Rhythm is what gives sound to poetry. Poets use different literary elements in different ways to create rhythm. Rhythm can be defined simply as patterns of stressed and unstressed syllables in poetry. Meter and feet are two significant poetic elements that are used to create rhythm. Before looking at the relationship between rhythm meter and feet, let’s first look at some poetic terms that are going to be frequently used in this article.
Syllable: A syllable is the smallest unit of pronunciation. It has at least one vowel and a word can be made of more than one syllable. For example, ‘water’ is made of two syllables: wa & ter. If a word has more than one syllable, one syllable is often pronounced more strongly than others. This strongly pronounced syllable is known as accented or stressed syllable.
Line: A line in a poem is equal to a sentence in a paragraph.
How are Rhythm Meter and Feet Related
Feet is a combination of stressed and unstressed syllables. There are five common types of feet used in poetry.
Types of Feet
Iamb: an unstressed syllable followed by a stressed syllable [daDUM]
Trochee: a stressed syllable followed by an unstressed syllable [DUMda]
Anapest: two unstressed syllables followed by a stressed syllable [dadaDUM]
Dactyl: a stressed syllable followed by two unstressed syllables [DUMdada]
Spondee: two consecutive stressed syllables [DUMDUM]
These feet can be repeated in a line. Meter and rhythm of the poem depend on the type and number of feet in a line. Meter can be roughly defined as the number of feet in a line.
There are five common types of meter in poetry.
Types of Meter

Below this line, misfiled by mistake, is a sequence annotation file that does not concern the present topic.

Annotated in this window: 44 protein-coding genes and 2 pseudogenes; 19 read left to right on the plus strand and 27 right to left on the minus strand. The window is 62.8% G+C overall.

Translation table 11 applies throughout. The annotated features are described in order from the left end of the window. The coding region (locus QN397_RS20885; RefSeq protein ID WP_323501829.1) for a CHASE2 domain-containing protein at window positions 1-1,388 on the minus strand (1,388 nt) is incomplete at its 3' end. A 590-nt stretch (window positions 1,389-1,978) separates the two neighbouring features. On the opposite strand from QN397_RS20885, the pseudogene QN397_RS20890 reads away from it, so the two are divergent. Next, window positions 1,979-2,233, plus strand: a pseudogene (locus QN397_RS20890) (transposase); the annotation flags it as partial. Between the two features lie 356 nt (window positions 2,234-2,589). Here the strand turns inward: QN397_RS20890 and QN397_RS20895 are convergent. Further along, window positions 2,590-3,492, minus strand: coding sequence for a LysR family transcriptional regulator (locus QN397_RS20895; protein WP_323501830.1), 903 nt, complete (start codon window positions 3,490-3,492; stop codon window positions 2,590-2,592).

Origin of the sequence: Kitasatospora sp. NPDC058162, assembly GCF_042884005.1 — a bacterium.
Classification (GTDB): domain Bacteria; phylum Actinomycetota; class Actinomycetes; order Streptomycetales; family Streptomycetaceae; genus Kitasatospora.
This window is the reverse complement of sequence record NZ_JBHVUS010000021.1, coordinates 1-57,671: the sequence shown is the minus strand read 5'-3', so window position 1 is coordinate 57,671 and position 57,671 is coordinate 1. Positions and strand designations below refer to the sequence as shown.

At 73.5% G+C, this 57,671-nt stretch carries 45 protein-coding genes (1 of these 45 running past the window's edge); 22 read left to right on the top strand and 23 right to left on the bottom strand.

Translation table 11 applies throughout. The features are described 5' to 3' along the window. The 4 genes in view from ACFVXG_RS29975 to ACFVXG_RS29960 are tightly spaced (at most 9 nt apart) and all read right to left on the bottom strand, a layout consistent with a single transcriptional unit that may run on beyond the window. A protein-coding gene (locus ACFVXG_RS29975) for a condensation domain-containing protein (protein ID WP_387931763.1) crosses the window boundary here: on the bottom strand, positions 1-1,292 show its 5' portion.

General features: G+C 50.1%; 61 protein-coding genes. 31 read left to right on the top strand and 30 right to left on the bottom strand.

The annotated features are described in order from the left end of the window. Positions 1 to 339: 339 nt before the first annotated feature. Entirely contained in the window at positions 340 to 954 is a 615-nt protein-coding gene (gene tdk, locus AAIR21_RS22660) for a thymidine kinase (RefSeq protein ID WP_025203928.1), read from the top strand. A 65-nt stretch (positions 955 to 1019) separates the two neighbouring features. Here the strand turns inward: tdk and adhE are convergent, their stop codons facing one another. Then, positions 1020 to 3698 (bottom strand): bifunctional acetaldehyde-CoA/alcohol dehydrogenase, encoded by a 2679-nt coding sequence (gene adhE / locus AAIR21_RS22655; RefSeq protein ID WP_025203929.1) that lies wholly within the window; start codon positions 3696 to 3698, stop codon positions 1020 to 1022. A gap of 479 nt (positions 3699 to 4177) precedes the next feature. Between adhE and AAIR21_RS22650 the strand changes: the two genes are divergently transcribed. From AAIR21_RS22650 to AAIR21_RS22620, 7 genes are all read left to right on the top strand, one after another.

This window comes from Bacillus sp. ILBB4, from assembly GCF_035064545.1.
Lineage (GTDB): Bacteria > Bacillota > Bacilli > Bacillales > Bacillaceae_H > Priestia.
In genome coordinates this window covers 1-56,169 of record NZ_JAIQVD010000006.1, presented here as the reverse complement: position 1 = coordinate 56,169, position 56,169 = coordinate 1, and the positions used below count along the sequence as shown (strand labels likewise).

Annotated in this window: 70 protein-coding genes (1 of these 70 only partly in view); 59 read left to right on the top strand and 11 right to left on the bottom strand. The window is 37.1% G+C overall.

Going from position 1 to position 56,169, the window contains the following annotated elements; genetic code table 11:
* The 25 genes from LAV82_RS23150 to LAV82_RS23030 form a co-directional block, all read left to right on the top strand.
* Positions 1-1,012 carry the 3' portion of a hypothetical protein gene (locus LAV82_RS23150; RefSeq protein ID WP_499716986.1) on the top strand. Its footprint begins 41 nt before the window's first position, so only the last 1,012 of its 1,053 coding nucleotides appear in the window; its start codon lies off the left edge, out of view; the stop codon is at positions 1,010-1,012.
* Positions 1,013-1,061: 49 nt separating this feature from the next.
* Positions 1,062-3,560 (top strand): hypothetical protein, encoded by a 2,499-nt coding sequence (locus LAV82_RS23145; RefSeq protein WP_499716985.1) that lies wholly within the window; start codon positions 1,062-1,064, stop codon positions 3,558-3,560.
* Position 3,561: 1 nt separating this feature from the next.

- A monometer has one foot.
- A dimeter has two feet.
- A trimeter has three feet.
- A tetrameter has four feet.
- A pentameter has five feet.
There are other types of meters such as hexameter (six meter), heptameter (seven feet), octameter (eight feet). It is important to note that a line in poetry can have more than one type of foot.
As seen from the above explanation, feet, and meter are the building blocks that help to create the rhythm in a poem.
Observe the following lines carefully and try to identify the feet, meter and rhyme of the line. (stressed syllables are in bold and | symbol denotes a foot.)
- That time | of year | thou mayst | in me | behold
– feet: iambic ( unstressed syllable followed by stressed syllable)
– meter: pentameter (five feet)
- And the sound | of a voice | that is still
– feet: anapest (two unstressed syllables followed by a stressed one)
– meter: trimeter (three feet)
– Anapestic trimeter
- The Assyr | ian came down | like the wolf | on the fold,
– feet: anapaest (two unstressed syllables followed by a stressed one)
– meter: tetrameter (four feet)
– Anapestic tetrameter